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90 news items

 
DARKDaily.com - Laboratory News
Wed, 02 Apr 2014 11:45:00 -0700

There's a new Centers for Medicare and Medicaid Services-approved (CMS) accrediting organization for clinical laboratories. Medicare officials granted deeming status for Clinical Laboratory Improvement Amendments (CLIA) to the American Association for ...

Science Codex

Science Codex
Sun, 20 Apr 2014 09:52:30 -0700

"One concern was that this compound would be toxic," said Dr. Diego Berman, assistant professor of clinical pathology and cell biology at CUMC and a lead author. "But R55 was found to be relatively non-toxic in mouse neurons in cell culture." More ...
 
Stuff.co.nz
Sun, 20 Apr 2014 09:52:30 -0700

But in the vast majority of the population aged in their 40s, 50s and 60s, that lack of sharpness is more a function of the complexity of what their brains are dealing with ... it's more a matter of selective attention than a measure of clinical ...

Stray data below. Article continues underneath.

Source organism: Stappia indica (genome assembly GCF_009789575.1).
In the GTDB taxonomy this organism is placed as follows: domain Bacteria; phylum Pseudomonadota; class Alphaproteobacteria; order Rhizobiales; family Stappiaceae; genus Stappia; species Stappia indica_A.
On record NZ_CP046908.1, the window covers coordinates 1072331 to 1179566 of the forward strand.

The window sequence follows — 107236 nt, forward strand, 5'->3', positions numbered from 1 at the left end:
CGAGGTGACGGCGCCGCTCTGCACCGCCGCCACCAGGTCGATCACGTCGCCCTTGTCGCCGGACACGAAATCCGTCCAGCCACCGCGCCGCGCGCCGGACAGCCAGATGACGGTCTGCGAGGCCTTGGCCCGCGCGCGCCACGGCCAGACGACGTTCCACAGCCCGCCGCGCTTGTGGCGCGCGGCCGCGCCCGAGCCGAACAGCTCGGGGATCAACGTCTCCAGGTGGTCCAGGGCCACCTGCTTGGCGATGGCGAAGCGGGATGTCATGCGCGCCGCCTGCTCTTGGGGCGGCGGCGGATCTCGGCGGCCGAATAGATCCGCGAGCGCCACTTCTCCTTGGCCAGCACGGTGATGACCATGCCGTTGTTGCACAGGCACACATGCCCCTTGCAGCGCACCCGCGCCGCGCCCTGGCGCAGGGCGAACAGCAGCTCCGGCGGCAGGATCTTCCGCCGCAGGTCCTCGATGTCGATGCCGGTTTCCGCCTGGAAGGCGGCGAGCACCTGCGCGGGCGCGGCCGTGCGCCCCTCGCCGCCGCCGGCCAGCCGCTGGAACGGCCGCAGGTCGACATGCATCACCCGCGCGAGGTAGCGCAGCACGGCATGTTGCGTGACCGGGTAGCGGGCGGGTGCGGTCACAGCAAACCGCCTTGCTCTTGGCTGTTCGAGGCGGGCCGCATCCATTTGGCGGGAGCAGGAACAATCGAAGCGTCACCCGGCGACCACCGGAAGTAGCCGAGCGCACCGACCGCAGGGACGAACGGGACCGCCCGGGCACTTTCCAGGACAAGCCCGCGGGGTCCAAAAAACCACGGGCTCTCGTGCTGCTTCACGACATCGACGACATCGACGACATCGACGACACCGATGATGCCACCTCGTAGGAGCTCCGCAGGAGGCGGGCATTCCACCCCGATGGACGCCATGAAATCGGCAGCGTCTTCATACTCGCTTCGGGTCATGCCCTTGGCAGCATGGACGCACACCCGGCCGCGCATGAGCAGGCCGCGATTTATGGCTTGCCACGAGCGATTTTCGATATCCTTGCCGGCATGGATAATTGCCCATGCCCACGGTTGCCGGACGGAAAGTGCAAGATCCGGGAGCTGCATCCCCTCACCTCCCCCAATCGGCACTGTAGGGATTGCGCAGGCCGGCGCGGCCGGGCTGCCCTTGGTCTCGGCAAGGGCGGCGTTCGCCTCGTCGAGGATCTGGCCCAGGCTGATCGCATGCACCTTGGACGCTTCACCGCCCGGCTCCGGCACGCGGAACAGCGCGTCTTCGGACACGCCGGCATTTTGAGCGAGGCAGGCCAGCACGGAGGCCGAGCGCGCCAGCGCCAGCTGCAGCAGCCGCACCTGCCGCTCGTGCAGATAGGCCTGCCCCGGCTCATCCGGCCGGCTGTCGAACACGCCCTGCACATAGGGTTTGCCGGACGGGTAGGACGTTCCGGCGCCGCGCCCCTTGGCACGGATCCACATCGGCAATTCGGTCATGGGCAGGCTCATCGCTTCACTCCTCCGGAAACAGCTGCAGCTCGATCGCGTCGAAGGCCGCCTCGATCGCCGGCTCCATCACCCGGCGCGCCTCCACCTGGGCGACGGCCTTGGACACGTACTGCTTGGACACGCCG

Newswise (press release)
Thu, 27 Mar 2014 05:20:18 -0700

The department utilizes the most advanced methods for making accurate, timely diagnoses in all areas of anatomic and clinical pathology. This includes providing personalized genomic testing that guides optimal therapeutic approaches and prognosis.

DARKDaily.com - Laboratory News

DARKDaily.com - Laboratory News
Mon, 31 Mar 2014 03:07:30 -0700

Many clinical laboratories and anatomic pathology groups now recognize the new reality of the American healthcare system: less reimbursement for laboratory testing. On one hand, the fee-for-service prices for lab tests paid by government and private ...
 
Newcastle Herald
Sat, 19 Apr 2014 07:03:45 -0700

But in the vast majority of people in their 40s, 50s and 60s, that lack of sharpness is more a function of the complexity of what their brains are dealing with . . . it's more a matter of selective attention than a measure of clinical pathology." But ...
 
Helena Daily World
Thu, 17 Apr 2014 13:05:54 -0700

The American Society of Clinical Pathology (ASCP) has recognized Ryan Clawson and Cassie Hargrove, both of DeWitt, and Julie Stockford, of St. Charles, as outstanding students in the Medical Laboratory Technology (MLT) program at Phillips Community ...
 
Reuters
Tue, 01 Apr 2014 23:00:00 -0700

... urologists in the highly populated new york and new jersey region. * LI path is a high-end, full-service independent anatomic and clinical pathology laboratory that serves the New York City metropolitan area Source text for Eikon: Further company ...